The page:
Governor Deval L. Patrick
FY2011 Budget Signing
State House, Boston, MA
Wednesday, June 30, 2010

For more information, please read the press release.





Address as prepared

Good afternoon and thank you for coming.

Today, I am signing a $27.6 billion budget for Fiscal Year 2011, which starts tomorrow. For the fourth consecutive year, our budget is balanced, responsible and on time -- not something many other states can say.

For that achievement, I want to thank the Legislature and my team for effectively responding to challenging and quickly changing circumstances, and doing the hard work required to get this done thoughtfully and on time.

Thankfully, the private sector economy is improving. Jobs numbers, home sales, retail and downtown office space leasing are all up. Business confidence is surging. People are getting back to work. Although there is much more to do, and many more people still need jobs and a way forward for themselves and their families, we can see light at the end of a long, dark tunnel - and we are seeing it sooner than much of the rest of the country. That is very good news for the Commonwealth and her residents.

But because tax revenues are largely based on the past and not the present, this budget is still very difficult. Overall, the budget has grown only 2-tenths of one percent. This continues a trend of slow budget growth of less than 1.2 percent in the last four years, as compared to average growth of over 4 percent in years before. In fact, this budget is smaller than the pre-recession budget.

Our budget reflects the difficult economic times. Already during this recession, we have solved a budget gap of more than $12 billion. That has meant that we have cut many worthy programs and services, eliminated over 2600 state jobs, frozen or cut wages, negotiated concessions from state employee unions, squeezed efficiencies out of every corner of government, and passed important reforms to save millions.

This budget contains no new taxes. It also contains none of the so-called FMAP money that we - like nearly 30 other states - had included in our initial proposal. As a result, I have vetoed $457.6 million of the Legislature's proposed budget. The pain is widespread and will require state agencies, cities and towns, not-for-profits and working families across the state to do more with less. If Congress in the end approves the extension of FMAP, unemployment insurance and other supports that people need in a time of economic distress like this, we will be able to restore many of these difficult cuts, and I will file a supplemental budget accordingly.

Local aid and state support for public schools have been reduced 4 percent and 3.1 percent, respectively. These are perhaps the most difficult spending levels to approve. However, we continue to work with the Legislature on reforms that will enable cities and towns to save money to make up for these cuts. One measure that every community can take immediately is to move municipal retirees to Medicare, and off of municipal retirement programs. Our Division of Local Services can refer communities to others who have done this without harming the level of benefits to retirees.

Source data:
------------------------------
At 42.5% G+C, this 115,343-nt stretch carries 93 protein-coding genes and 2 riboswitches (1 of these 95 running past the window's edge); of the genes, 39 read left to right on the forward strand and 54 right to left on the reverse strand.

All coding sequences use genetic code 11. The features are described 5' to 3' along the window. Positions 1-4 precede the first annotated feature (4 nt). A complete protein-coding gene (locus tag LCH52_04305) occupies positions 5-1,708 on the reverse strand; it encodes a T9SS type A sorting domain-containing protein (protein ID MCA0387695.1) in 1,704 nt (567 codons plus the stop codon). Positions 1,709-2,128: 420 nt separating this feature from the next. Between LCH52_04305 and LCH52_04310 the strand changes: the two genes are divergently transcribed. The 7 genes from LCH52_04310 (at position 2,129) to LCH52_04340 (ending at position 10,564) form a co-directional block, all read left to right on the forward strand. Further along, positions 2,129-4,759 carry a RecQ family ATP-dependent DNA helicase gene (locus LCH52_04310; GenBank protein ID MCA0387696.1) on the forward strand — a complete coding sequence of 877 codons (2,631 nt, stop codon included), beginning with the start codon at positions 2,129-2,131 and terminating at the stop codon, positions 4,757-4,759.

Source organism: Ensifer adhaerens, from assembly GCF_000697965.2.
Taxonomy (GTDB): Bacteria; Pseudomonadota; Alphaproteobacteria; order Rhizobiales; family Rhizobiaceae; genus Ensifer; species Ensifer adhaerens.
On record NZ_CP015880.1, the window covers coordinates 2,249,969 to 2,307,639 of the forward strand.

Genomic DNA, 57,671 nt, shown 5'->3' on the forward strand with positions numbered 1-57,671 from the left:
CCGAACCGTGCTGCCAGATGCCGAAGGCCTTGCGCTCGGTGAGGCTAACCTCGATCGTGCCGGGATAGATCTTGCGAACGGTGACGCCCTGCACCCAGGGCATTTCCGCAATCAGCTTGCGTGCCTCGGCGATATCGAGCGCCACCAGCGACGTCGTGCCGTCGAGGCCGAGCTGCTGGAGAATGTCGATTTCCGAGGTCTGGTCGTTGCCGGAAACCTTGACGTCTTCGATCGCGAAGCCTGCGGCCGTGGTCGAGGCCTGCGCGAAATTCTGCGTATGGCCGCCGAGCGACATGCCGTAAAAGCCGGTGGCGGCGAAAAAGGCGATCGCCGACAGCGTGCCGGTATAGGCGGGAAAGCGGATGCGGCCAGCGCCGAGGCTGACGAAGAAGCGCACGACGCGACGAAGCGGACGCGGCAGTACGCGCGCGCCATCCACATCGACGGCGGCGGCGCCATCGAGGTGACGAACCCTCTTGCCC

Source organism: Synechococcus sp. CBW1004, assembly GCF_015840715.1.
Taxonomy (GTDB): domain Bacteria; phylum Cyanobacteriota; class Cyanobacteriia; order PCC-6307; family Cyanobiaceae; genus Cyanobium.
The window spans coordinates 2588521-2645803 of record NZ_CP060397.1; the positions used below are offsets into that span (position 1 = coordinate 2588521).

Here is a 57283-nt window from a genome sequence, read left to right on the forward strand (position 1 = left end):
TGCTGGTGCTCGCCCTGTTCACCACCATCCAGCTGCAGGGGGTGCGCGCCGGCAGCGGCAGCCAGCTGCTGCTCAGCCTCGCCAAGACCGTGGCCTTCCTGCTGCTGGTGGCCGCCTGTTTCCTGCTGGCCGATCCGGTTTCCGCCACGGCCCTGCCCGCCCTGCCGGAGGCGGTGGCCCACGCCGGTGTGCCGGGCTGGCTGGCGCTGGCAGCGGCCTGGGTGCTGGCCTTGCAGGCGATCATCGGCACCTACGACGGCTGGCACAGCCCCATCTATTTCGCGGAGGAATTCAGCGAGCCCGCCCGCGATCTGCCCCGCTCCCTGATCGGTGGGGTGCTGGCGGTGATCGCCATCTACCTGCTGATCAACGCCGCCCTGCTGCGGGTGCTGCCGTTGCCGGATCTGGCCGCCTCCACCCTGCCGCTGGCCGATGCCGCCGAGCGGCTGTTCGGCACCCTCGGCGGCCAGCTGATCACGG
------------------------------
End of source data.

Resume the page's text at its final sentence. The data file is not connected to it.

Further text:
In a couple of cases, I have returned items in the budget for amendment. For example, in public safety, the budget that reached my desk would have required closing at least one prison and the curtailment of vital State Police units including those focused on fighting gang violence and drugs across the Commonwealth. We have a plan in the budget I sign today that would prevent that from happening.

I have also by amendment proposed a plan to continue health care coverage for 24,000 fully-documented, tax-paying immigrants currently enrolled in the Bridge Program for at least the next six months. If Congress approves additional federal stimulus, those residents would be covered for the remainder of the fiscal year. In any event, they are covered under national health care reform.

There are some important reforms in this budget as well, including the following:

  • We bar the use of state funds to pay for lobbyists;
  • We require all state contracts and spending to be available and accessible to all citizens on a new state Website, much as we do now with stimulus spending, and we require all tax credits to be equally transparent;
  • We continue our commitment to consolidating IT services across state government, where we believe there are significant savings;
  • We require that all state and county offices be open and staffed on the Suffolk County Holidays, Bunker Hill and Evacuation day;
  • We establish an Anti-Fraud Task Force to screen all state programs for abuse and fraud, in concert with the AG, the IG and Auditor's office; and
  • We institute a discipline that permits only a portion of capital gains tax receipts to be used in the operating budget, all the balance to be deposited into the Rainy Day Fund for future rainy days - something we have been working on for some time.


I want to acknowledge and thank the ANF Secretary Jay Gonzalez and his exceptional team for their creativity and thoroughness. You have served the people of the Commonwealth well.

And to the people of the Commonwealth, now is the time for us all to pull together and to work together on meeting the needs of those who need government the most, by finding the most creative solutions in partnership to keep our communities strong.